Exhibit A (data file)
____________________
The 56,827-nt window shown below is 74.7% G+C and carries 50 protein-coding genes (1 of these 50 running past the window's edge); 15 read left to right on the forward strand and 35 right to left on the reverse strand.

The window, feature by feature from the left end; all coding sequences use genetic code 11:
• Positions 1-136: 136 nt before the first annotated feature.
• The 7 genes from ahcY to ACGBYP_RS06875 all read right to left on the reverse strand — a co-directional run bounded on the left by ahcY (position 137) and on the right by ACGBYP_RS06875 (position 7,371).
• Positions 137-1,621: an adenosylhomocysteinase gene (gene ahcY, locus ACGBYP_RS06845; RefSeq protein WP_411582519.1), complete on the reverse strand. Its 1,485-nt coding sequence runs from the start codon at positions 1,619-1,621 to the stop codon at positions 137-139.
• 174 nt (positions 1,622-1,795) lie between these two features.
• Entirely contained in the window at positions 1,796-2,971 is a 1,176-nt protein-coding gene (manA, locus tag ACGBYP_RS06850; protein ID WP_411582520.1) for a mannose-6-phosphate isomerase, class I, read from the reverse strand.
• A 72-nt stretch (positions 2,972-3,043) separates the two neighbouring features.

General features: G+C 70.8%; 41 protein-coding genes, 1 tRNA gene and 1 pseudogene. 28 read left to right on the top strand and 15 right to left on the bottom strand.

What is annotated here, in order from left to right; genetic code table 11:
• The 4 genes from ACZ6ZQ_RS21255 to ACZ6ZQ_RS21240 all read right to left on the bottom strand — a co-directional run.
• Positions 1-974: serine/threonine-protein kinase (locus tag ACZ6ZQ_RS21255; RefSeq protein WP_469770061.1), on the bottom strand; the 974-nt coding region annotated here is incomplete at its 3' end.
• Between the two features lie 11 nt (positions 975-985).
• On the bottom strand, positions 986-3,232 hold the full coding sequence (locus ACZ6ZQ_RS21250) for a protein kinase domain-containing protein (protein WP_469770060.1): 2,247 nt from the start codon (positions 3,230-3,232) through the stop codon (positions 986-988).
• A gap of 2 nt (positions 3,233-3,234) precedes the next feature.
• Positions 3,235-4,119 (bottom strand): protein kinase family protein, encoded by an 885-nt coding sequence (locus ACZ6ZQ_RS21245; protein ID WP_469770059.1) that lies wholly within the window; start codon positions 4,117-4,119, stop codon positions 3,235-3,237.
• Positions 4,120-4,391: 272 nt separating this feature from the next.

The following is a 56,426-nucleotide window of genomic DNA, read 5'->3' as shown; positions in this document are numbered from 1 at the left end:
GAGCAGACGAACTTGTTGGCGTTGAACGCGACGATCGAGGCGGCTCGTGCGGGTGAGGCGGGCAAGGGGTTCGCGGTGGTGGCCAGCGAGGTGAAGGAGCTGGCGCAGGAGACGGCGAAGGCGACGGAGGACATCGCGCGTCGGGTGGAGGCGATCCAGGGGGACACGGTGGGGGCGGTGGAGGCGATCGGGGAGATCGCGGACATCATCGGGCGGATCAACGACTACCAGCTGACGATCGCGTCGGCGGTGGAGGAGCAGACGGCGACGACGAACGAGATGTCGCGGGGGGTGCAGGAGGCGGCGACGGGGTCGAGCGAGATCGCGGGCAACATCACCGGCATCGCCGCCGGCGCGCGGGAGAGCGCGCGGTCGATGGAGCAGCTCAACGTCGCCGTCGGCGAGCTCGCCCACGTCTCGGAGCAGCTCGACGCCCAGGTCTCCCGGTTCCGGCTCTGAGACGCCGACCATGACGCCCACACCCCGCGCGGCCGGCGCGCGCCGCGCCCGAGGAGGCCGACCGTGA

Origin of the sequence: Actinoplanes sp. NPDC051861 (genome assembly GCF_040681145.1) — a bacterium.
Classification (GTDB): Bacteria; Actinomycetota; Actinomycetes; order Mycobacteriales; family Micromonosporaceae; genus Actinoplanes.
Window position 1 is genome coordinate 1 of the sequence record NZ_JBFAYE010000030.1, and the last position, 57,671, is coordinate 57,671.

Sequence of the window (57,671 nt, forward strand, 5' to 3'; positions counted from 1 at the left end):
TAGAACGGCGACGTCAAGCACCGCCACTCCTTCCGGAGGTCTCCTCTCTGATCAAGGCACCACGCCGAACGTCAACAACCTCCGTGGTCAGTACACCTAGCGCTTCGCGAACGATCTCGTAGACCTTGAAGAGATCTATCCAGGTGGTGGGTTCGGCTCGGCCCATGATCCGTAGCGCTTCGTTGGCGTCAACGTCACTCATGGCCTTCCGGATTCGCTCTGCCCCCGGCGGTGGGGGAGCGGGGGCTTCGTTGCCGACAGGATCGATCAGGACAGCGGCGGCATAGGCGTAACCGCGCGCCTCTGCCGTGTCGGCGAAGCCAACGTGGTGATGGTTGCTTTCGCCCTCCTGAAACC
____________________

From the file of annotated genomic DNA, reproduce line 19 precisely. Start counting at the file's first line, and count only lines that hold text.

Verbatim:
GAGCAGACGAACTTGTTGGCGTTGAACGCGACGATCGAGGCGGCTCGTGCGGGTGAGGCGGGCAAGGGGTTCGCGGTGGTGGCCAGCGAGGTGAAGGAGCTGGCGCAGGAGACGGCGAAGGCGACGGAGGACATCGCGCGTCGGGTGGAGGCGATCCAGGGGGACACGGTGGGGGCGGTGGAGGCGATCGGGGAGATCGCGGACATCATCGGGCGGATCAACGACTACCAGCTGACGATCGCGTCGGCGGTGGAGGAGCAGACGGCGACGACGAACGAGATGTCGCGGGGGGTGCAGGAGGCGGCGACGGGGTCGAGCGAGATCGCGGGCAACATCACCGGCATCGCCGCCGGCGCGCGGGAGAGCGCGCGGTCGATGGAGCAGCTCAACGTCGCCGTCGGCGAGCTCGCCCACGTCTCGGAGCAGCTCGACGCCCAGGTCTCCCGGTTCCGGCTCTGAGACGCCGACCATGACGCCCACACCCCGCGCGGCCGGCGCGCGCCGCGCCCGAGGAGGCCGACCGTGA